The Pirate Party (Swedish: Piratpartiet) is a political party in Sweden founded in 2006. Its sudden popularity has given rise to parties with the same name and similar goals in Europe and worldwide, forming the International Pirate Party movement.
The party strives to reform laws regarding copyright and patents. The agenda also includes support for a strengthening of the right to privacy, both on the Internet and in everyday life, and the transparency of state administration. The Party has intentionally chosen to be bloc independent on the traditional left-right scale to pursue their political agenda with all mainstream parties. The party originally stayed neutral on other matters, but started broadening into other political areas in 2012.
The Party participated in the 2006 Riksdag elections and gained 0.63% of the votes making them the third largest party outside parliament, where a minimum of 4% is required. In terms of membership, it passed the Green Party in December 2008, the Left Party in February 2009, the Liberal People's Party and the Christian Democrats in April 2009, and the Centre Party in May 2009, making it, for the time being, the third largest political party in Sweden by membership. The Pirate Party's associated youth organisation, Young Pirate (Swedish: Ung Pirat), was, for a part of 2009 and 2010, the largest political youth organisation in Sweden by membership count.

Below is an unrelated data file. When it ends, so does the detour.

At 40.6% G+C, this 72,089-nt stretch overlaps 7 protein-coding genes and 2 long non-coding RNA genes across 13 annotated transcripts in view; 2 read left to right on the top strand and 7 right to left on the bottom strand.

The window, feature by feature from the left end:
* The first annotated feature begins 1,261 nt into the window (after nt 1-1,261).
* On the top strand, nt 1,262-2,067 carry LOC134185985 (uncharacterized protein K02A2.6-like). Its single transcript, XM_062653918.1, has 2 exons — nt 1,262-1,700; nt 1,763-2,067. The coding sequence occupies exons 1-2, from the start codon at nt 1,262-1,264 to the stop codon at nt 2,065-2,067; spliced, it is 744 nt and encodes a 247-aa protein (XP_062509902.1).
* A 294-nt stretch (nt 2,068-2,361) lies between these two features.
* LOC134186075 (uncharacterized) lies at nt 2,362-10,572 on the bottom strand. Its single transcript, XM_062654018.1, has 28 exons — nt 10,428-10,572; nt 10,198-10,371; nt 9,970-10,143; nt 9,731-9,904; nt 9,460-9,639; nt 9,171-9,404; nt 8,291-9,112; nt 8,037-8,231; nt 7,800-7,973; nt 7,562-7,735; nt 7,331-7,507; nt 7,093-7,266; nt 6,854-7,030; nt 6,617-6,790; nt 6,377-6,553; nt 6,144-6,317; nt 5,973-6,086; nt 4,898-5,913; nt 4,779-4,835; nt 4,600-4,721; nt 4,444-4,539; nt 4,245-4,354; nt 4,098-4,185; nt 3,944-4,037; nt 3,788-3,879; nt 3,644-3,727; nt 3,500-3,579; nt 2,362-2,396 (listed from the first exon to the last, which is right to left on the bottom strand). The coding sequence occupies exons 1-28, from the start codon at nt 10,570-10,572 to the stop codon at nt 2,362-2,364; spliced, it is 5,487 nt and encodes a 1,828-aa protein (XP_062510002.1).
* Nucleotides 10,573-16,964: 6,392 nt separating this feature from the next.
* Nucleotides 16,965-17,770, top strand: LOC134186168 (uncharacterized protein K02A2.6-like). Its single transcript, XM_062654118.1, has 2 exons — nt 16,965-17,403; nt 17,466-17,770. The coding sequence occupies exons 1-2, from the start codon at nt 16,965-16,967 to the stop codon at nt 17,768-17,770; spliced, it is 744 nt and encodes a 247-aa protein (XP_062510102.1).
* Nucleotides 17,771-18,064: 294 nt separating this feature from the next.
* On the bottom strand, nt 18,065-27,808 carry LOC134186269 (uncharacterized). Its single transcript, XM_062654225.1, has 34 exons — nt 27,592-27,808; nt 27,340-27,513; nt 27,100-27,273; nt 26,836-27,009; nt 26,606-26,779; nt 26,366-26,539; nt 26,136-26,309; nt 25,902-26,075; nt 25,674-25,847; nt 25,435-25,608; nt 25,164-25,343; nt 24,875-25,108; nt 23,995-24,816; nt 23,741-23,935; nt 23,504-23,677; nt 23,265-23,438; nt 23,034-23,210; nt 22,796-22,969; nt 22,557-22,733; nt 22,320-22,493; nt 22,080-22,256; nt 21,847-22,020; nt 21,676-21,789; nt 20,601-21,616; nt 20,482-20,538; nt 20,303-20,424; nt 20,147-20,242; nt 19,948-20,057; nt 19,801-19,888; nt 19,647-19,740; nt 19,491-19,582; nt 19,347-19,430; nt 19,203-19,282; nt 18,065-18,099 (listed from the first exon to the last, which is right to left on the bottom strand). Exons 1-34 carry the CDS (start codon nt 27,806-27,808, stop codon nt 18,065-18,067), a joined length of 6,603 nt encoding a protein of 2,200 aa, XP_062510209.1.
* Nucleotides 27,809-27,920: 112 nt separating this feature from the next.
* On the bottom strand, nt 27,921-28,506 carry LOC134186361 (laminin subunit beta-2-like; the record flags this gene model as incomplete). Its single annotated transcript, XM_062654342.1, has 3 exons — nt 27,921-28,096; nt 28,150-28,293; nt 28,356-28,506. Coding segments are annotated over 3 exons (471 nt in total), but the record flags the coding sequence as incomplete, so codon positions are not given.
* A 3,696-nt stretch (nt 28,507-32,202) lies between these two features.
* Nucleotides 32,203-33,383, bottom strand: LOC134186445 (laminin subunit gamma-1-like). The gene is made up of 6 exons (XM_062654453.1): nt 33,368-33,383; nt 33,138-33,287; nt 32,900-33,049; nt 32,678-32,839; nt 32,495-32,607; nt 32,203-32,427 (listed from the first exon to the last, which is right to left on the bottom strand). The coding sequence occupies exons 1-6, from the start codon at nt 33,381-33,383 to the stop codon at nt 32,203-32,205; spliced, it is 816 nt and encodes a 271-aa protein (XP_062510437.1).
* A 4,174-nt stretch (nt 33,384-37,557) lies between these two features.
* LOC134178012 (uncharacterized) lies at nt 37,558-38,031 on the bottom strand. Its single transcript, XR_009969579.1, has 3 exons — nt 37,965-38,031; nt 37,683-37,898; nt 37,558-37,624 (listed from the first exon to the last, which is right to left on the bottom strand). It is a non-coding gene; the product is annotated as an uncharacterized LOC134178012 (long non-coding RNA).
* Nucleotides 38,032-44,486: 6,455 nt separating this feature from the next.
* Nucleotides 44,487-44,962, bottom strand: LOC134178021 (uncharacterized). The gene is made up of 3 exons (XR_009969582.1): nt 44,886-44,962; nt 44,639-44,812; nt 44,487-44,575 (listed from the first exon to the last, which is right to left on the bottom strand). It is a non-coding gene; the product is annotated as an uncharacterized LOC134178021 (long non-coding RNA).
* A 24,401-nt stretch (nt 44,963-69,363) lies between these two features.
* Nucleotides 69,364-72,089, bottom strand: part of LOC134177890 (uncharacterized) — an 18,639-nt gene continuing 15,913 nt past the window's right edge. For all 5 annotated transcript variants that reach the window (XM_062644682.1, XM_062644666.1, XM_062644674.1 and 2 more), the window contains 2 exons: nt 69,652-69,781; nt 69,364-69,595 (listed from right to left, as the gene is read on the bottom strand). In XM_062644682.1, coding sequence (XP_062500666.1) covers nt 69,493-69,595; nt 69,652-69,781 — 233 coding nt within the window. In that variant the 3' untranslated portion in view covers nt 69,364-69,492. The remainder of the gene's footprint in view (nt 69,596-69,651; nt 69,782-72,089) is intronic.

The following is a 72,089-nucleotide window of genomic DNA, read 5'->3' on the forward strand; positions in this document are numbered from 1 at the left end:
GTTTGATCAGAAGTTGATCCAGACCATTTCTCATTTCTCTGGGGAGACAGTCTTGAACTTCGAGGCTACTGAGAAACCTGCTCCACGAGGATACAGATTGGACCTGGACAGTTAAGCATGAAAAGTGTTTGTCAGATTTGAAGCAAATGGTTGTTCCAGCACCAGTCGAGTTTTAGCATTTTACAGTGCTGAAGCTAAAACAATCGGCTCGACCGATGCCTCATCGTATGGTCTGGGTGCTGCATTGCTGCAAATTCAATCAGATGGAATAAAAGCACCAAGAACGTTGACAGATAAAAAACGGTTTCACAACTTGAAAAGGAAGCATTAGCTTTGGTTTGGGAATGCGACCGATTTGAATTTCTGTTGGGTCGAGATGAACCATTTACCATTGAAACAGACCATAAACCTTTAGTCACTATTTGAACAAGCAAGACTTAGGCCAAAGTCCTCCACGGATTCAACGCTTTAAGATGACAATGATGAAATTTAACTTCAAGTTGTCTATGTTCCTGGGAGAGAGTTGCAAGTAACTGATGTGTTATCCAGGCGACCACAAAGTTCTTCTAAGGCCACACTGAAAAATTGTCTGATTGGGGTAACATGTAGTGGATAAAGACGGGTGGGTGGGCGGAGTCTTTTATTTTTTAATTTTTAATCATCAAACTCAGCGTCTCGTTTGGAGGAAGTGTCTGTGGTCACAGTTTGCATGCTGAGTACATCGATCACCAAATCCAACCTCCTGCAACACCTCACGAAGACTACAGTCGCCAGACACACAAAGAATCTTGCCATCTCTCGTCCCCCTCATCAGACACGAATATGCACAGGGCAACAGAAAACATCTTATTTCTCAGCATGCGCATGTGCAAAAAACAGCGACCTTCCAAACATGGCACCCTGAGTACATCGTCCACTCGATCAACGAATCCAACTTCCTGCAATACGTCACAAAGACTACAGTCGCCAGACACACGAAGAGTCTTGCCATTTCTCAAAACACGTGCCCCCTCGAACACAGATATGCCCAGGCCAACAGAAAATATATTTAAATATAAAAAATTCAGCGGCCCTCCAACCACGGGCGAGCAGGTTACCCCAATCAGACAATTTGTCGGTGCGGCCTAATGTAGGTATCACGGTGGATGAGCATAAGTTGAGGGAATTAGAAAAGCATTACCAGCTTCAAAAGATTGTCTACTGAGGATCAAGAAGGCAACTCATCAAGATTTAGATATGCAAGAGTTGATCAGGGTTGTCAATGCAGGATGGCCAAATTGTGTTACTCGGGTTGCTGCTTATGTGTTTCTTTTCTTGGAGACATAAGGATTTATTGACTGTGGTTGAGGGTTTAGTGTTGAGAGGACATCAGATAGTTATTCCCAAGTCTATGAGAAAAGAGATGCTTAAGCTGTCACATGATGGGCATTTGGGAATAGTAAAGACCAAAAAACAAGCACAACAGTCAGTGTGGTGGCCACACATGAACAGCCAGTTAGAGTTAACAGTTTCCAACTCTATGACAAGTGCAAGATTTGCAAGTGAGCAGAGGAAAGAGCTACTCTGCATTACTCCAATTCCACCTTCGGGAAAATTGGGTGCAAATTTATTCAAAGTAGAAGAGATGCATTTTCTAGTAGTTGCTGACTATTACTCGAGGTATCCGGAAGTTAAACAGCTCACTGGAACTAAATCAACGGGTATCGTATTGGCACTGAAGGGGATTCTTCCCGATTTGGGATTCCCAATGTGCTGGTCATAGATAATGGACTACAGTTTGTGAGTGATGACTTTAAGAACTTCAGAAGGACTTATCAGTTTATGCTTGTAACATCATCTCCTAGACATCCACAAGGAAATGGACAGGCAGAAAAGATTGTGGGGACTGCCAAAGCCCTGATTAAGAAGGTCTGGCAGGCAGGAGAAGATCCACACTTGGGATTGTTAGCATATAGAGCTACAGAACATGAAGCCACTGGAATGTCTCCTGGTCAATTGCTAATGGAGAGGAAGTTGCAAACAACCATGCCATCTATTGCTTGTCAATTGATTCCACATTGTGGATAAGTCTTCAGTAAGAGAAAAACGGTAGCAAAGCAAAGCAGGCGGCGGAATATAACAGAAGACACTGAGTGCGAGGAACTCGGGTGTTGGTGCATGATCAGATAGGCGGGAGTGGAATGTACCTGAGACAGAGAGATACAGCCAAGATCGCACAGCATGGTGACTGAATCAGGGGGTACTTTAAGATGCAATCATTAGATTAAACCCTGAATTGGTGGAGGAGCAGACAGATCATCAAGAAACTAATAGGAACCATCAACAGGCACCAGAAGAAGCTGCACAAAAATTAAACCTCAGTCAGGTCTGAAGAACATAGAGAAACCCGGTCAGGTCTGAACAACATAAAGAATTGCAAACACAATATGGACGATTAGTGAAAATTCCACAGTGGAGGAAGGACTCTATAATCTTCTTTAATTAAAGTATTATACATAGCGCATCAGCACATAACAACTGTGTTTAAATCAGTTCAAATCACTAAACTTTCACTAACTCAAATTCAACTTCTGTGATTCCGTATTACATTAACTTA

The Pirate Party received 7.13% of the total Swedish votes in the 2009 European Parliament elections, which was originally to result in one seat in the European parliament, but became two when the Lisbon Treaty was ratified. Christian Engström became the first MEP for the party, and Amelia Andersdotter took the second seat after the ratification of the Lisbon Treaty on 1 December 2009.
Rick Falkvinge, founder of the party, stepped down on 1 January 2011 after five years as party leader, making vice leader Anna Troberg the current party leader.